"I was taught from a young age that involvement in the public discourse is a civic duty," David Koch wrote in a 2012 op-ed in the New York Post. "Each of us has a right indeed, a responsibility, at times to make his or her views known to the larger community in order to better form it as a whole. While we may not always get what we want, the exchange of ideas betters the nation in the process."

While lionized on the right, the Koch brothers have been vilified by Democrats, whom they often targeted.

The Kochs invested heavily in fighting President Barack Obama's health care overhaul; they fought to bring conservative voices to college campuses; and they developed a nationwide grassroots network pushing conservative causes and candidates at the state and national levels.

But the brothers did not support Donald Trump's bid for president in 2016. And Charles criticized his spending plan and trade policies.

Trump responded on Twitter that the Koch brothers "were a total joke in real Republican circles" and were "two nice guys with bad ideas."

David Koch was diagnosed with prostate cancer in 1992, a year after surviving a commercial airplane crash in Los Angeles. He battled the disease the rest of his life.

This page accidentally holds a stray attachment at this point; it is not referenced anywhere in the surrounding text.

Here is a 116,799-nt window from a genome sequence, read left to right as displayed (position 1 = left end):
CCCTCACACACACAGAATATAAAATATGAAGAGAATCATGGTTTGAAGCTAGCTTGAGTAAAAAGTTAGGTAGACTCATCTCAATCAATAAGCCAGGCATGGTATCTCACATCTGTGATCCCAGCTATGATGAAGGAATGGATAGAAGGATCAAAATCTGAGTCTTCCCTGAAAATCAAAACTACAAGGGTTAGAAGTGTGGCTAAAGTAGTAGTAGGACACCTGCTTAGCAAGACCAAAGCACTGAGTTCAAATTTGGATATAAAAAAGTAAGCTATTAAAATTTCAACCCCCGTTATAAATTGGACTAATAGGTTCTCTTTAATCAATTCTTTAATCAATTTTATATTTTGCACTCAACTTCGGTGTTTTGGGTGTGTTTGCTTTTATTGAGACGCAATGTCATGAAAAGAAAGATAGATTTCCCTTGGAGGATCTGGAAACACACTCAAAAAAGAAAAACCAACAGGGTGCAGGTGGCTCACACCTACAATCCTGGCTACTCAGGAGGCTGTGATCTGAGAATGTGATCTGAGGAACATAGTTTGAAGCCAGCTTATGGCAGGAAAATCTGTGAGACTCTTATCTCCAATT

"Twenty-seven years ago, David was diagnosed with advanced prostate cancer and given a grim prognosis of a few years to live," Charles Koch said in a statement. "David liked to say that a combination of brilliant doctors, state-of-the-art medications and his own stubbornness kept the cancer at bay.

"We can all be grateful that it did, because he was able to touch so many more lives as a result."

He told a reporter following the 2012 Republican convention that he was thinking about his legacy.

"I like to engage where my part makes a difference," he told The Weekly Standard. "I have a point of view. When I pass on, I want people to say he did a lot of good things, he made a real difference, he saved a lot of lives in cancer research."